Sunday, February 3, 2013

Killing in Self Defence

Most of us law abiding citizens go through life never imagining that we might get entangled with the long arm of the law. And very likely we won't. But there are some who are not so fortunate.

Whether one is a man, woman or child, the threat of being a victim of some crime hangs over our heads like the Sword of Damocles. It can happen to anyone. Some survive it, some are scarred for life, some perish and there are a few who end up with blood on their hands.

This post is about them - those who kill in self defence and end up having to face the full weight of the legal system for a crime they never intended to commit in the first place. It is the kind of experience that can change one's whole life.

How kind is the law to those who act in self defence?

Kalaichelvi's Story

On Jan 7, 2010, a man broke into the home of housewife S.Kalaichelvi, 24, in the early hours of the morning and tried to rape her. To fend him off, she threw chili powder into his eyes, when he persisted, she reached for a steel rod and repeatedly hit him on the head. The man M.Kumaran, 30, succumbed to his injuries.

Kalaichelvi a mother of two young children, was pregnant with her third child at the time of the incident. She was initially charged under Section 302 of the Penal Code for murder. The charge was subsequently amended to Section 304A for causing death by negligence.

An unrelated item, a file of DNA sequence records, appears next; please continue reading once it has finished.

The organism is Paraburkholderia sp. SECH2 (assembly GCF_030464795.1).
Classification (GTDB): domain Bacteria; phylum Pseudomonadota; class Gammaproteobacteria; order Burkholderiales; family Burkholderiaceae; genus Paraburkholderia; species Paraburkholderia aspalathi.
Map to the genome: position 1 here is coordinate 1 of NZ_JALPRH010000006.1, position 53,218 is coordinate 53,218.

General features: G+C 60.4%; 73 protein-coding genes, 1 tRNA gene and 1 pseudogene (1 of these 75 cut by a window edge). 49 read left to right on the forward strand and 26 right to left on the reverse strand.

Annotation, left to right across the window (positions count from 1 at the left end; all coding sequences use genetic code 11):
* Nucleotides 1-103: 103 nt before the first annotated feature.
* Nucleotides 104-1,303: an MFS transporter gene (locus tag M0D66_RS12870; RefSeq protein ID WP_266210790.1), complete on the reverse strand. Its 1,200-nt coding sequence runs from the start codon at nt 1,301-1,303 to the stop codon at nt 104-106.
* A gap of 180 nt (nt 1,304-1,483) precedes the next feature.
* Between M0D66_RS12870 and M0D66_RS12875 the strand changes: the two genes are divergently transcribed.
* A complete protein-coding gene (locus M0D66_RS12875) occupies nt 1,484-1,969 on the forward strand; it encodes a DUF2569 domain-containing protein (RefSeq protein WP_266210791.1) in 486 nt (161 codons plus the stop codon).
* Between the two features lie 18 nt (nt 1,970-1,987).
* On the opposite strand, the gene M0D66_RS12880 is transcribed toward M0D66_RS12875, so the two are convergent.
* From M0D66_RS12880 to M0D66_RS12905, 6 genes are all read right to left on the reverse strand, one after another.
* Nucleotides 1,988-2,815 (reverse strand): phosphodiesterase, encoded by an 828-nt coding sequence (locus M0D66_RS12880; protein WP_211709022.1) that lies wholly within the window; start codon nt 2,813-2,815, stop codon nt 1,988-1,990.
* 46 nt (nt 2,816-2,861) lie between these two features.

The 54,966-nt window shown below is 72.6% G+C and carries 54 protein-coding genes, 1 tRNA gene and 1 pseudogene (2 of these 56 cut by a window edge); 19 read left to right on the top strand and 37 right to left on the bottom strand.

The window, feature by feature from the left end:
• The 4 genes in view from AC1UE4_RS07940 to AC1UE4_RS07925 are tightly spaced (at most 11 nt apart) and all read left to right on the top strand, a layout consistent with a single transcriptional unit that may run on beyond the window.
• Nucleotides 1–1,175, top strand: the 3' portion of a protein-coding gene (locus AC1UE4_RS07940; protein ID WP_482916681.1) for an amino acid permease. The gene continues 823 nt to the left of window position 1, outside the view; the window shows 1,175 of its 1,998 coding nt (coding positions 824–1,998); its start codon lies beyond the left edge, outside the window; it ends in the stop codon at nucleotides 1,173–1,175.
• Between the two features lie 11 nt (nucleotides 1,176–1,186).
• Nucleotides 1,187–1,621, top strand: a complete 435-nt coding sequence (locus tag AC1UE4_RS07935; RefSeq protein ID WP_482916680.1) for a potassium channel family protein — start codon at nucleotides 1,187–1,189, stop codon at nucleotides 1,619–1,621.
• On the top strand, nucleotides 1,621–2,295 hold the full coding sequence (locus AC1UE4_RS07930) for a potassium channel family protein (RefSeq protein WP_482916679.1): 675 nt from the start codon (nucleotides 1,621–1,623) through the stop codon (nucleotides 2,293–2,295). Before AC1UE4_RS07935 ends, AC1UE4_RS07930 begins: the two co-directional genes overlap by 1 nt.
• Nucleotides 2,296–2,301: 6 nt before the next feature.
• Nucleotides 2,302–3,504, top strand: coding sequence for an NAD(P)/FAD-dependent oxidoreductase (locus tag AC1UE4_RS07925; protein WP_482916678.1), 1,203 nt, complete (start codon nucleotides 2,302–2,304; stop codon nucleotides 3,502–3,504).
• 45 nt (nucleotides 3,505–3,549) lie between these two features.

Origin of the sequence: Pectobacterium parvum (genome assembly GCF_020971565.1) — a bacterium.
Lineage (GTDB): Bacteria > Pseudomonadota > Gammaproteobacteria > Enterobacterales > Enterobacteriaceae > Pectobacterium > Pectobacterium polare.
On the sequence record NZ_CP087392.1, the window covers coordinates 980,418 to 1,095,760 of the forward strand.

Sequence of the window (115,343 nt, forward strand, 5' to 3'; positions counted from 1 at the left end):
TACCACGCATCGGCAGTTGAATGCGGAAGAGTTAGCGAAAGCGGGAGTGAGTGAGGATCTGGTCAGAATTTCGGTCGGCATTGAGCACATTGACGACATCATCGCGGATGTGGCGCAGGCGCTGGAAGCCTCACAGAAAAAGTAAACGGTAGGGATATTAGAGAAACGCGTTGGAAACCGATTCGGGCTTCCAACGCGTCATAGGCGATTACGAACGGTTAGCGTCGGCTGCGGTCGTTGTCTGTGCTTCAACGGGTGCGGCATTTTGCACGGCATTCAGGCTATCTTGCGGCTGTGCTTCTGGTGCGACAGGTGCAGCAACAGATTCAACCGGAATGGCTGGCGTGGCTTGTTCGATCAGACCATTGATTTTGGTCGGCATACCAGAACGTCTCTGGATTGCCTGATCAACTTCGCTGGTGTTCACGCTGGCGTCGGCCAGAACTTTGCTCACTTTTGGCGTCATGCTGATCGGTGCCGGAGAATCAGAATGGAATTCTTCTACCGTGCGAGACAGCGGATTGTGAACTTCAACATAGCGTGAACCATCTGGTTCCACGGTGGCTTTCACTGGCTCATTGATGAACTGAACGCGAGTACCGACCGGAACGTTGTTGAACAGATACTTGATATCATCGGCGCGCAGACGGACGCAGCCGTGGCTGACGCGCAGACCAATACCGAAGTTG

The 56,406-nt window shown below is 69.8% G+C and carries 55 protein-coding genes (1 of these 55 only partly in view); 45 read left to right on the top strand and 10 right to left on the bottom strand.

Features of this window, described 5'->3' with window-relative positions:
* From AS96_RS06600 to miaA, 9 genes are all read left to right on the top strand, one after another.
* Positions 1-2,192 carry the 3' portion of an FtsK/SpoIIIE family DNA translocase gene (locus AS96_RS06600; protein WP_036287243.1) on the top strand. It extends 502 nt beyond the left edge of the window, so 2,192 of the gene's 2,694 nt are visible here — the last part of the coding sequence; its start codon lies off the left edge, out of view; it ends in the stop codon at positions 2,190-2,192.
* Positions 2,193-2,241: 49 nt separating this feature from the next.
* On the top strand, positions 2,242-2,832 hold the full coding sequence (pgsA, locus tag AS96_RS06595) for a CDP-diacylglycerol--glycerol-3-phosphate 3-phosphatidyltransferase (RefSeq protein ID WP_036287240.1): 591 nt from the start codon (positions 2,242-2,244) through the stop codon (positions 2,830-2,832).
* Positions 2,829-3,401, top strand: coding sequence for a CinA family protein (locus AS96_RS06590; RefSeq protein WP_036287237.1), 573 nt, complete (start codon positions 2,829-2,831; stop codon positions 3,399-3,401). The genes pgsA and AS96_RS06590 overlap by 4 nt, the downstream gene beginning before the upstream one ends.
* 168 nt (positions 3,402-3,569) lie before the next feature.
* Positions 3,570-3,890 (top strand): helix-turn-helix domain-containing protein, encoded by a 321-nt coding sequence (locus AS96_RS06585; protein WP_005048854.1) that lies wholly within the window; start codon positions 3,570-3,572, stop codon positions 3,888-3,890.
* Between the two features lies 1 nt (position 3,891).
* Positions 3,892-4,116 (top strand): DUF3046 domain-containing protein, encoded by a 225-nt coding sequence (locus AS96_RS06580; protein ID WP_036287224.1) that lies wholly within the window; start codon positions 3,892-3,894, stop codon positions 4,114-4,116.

In June 2011, The Ipoh High Court sentenced her to two years in prison from her date of arrest after she pleaded guilty.

Her husband G.Kalipar, 26, was charged under Section 201 of the Penal Code for disposing off evidence related to the crime.

Some news reports also stated that Kalaichelvi and Kumaran knew each other and had spoken on the phone often. Both she and her husband also tried to conceal evidence of what had happened, only surrendering themselves to police three days after the incident.

Before sitting down to write this post, I read several news reports and blog posts about this case. Many people expressed anger with the court's decision, but several bloggers disagreed, saying the true story was not just one of a woman defending herself against rape.

They said Kalaichelvi was on ''very friendly" terms with the deceased, they used to text each other, there was no sign of forced entry into her home, plus why did she have to hit him until he died, why did she not just knock him unconscious? The implication being she fully intended to kill him.

It was also said that the accusation of rape was made by Kalaichelvi and her husband, there were no other witnesses. Seriously how many witnesses can there be to a rape? If there are witnesses, likely said rapist would not even make a move right??

Here's my take on the issue, most rapists are known to their victims, they are likely those who have gained their victim's trust - friends, boyfriends, relatives, colleagues etc. So if there's no forced entry it is not likely that he tried to rape her?